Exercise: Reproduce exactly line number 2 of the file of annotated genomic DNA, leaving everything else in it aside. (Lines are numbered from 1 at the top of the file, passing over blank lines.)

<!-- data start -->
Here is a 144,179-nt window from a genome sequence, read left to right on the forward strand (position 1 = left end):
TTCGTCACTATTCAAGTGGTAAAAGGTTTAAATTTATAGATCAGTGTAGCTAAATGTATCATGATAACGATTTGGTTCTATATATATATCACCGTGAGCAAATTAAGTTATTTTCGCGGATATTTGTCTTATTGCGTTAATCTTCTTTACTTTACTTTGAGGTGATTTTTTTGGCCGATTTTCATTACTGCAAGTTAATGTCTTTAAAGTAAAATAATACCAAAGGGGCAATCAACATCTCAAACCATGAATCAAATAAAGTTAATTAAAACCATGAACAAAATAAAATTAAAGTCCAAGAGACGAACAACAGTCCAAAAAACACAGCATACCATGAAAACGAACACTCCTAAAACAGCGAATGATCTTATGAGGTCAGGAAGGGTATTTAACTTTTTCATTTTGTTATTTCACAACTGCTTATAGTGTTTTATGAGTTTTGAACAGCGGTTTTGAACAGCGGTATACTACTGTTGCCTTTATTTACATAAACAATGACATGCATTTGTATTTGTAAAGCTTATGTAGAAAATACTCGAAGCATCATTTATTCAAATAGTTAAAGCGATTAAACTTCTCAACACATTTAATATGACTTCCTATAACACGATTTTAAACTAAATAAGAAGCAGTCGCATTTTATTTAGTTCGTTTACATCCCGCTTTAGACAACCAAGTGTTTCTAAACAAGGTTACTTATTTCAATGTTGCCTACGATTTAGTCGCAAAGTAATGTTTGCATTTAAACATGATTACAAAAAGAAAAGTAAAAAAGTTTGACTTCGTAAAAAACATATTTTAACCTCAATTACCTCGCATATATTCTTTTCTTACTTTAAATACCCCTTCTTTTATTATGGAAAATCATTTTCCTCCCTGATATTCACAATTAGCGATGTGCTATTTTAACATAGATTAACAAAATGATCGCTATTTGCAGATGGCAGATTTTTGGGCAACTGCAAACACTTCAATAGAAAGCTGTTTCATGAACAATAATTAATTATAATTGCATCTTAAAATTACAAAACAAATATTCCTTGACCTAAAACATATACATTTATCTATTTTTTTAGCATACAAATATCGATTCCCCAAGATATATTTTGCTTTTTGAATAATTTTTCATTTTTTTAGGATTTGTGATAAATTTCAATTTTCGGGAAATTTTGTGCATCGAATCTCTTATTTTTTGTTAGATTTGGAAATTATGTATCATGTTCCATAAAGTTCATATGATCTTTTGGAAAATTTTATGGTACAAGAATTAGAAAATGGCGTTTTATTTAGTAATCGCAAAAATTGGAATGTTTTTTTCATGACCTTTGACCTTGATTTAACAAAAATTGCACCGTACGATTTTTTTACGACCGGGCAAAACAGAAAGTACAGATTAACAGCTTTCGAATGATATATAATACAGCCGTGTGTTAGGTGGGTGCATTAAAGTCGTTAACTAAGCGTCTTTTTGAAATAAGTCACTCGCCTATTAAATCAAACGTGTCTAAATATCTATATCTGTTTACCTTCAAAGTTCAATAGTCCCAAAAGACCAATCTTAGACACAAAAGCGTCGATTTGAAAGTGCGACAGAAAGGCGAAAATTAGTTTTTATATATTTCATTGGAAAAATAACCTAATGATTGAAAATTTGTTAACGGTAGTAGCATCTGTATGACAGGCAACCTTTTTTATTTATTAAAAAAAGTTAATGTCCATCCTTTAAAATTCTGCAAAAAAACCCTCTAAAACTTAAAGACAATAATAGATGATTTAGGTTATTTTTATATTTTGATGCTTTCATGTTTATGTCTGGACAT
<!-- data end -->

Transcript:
TTCGTCACTATTCAAGTGGTAAAAGGTTTAAATTTATAGATCAGTGTAGCTAAATGTATCATGATAACGATTTGGTTCTATATATATATCACCGTGAGCAAATTAAGTTATTTTCGCGGATATTTGTCTTATTGCGTTAATCTTCTTTACTTTACTTTGAGGTGATTTTTTTGGCCGATTTTCATTACTGCAAGTTAATGTCTTTAAAGTAAAATAATACCAAAGGGGCAATCAACATCTCAAACCATGAATCAAATAAAGTTAATTAAAACCATGAACAAAATAAAATTAAAGTCCAAGAGACGAACAACAGTCCAAAAAACACAGCATACCATGAAAACGAACACTCCTAAAACAGCGAATGATCTTATGAGGTCAGGAAGGGTATTTAACTTTTTCATTTTGTTATTTCACAACTGCTTATAGTGTTTTATGAGTTTTGAACAGCGGTTTTGAACAGCGGTATACTACTGTTGCCTTTATTTACATAAACAATGACATGCATTTGTATTTGTAAAGCTTATGTAGAAAATACTCGAAGCATCATTTATTCAAATAGTTAAAGCGATTAAACTTCTCAACACATTTAATATGACTTCCTATAACACGATTTTAAACTAAATAAGAAGCAGTCGCATTTTATTTAGTTCGTTTACATCCCGCTTTAGACAACCAAGTGTTTCTAAACAAGGTTACTTATTTCAATGTTGCCTACGATTTAGTCGCAAAGTAATGTTTGCATTTAAACATGATTACAAAAAGAAAAGTAAAAAAGTTTGACTTCGTAAAAAACATATTTTAACCTCAATTACCTCGCATATATTCTTTTCTTACTTTAAATACCCCTTCTTTTATTATGGAAAATCATTTTCCTCCCTGATATTCACAATTAGCGATGTGCTATTTTAACATAGATTAACAAAATGATCGCTATTTGCAGATGGCAGATTTTTGGGCAACTGCAAACACTTCAATAGAAAGCTGTTTCATGAACAATAATTAATTATAATTGCATCTTAAAATTACAAAACAAATATTCCTTGACCTAAAACATATACATTTATCTATTTTTTTAGCATACAAATATCGATTCCCCAAGATATATTTTGCTTTTTGAATAATTTTTCATTTTTTTAGGATTTGTGATAAATTTCAATTTTCGGGAAATTTTGTGCATCGAATCTCTTATTTTTTGTTAGATTTGGAAATTATGTATCATGTTCCATAAAGTTCATATGATCTTTTGGAAAATTTTATGGTACAAGAATTAGAAAATGGCGTTTTATTTAGTAATCGCAAAAATTGGAATGTTTTTTTCATGACCTTTGACCTTGATTTAACAAAAATTGCACCGTACGATTTTTTTACGACCGGGCAAAACAGAAAGTACAGATTAACAGCTTTCGAATGATATATAATACAGCCGTGTGTTAGGTGGGTGCATTAAAGTCGTTAACTAAGCGTCTTTTTGAAATAAGTCACTCGCCTATTAAATCAAACGTGTCTAAATATCTATATCTGTTTACCTTCAAAGTTCAATAGTCCCAAAAGACCAATCTTAGACACAAAAGCGTCGATTTGAAAGTGCGACAGAAAGGCGAAAATTAGTTTTTATATATTTCATTGGAAAAATAACCTAATGATTGAAAATTTGTTAACGGTAGTAGCATCTGTATGACAGGCAACCTTTTTTATTTATTAAAAAAAGTTAATGTCCATCCTTTAAAATTCTGCAAAAAAACCCTCTAAAACTTAAAGACAATAATAGATGATTTAGGTTATTTTTATATTTTGATGCTTTCATGTTTATGTCTGGACAT